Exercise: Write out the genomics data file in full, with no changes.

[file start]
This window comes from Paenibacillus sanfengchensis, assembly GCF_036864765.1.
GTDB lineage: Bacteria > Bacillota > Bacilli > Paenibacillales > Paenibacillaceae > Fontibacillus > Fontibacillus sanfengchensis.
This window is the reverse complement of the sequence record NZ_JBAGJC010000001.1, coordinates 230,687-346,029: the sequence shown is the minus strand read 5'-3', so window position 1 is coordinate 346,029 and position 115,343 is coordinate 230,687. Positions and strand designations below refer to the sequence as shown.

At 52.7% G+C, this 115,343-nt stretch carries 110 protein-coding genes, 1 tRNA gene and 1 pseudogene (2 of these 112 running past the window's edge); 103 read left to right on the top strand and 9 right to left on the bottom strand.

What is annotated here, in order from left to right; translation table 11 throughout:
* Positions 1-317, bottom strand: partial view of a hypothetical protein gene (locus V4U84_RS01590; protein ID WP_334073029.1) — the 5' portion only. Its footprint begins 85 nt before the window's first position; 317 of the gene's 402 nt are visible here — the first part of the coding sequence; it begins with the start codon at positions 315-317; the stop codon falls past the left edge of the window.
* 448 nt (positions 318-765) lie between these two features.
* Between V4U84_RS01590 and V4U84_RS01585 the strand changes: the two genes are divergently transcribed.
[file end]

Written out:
This window comes from Paenibacillus sanfengchensis, assembly GCF_036864765.1.
GTDB lineage: Bacteria > Bacillota > Bacilli > Paenibacillales > Paenibacillaceae > Fontibacillus > Fontibacillus sanfengchensis.
This window is the reverse complement of the sequence record NZ_JBAGJC010000001.1, coordinates 230,687-346,029: the sequence shown is the minus strand read 5'-3', so window position 1 is coordinate 346,029 and position 115,343 is coordinate 230,687. Positions and strand designations below refer to the sequence as shown.

At 52.7% G+C, this 115,343-nt stretch carries 110 protein-coding genes, 1 tRNA gene and 1 pseudogene (2 of these 112 running past the window's edge); 103 read left to right on the top strand and 9 right to left on the bottom strand.

What is annotated here, in order from left to right; translation table 11 throughout:
* Positions 1-317, bottom strand: partial view of a hypothetical protein gene (locus V4U84_RS01590; protein ID WP_334073029.1) — the 5' portion only. Its footprint begins 85 nt before the window's first position; 317 of the gene's 402 nt are visible here — the first part of the coding sequence; it begins with the start codon at positions 315-317; the stop codon falls past the left edge of the window.
* 448 nt (positions 318-765) lie between these two features.
* Between V4U84_RS01590 and V4U84_RS01585 the strand changes: the two genes are divergently transcribed.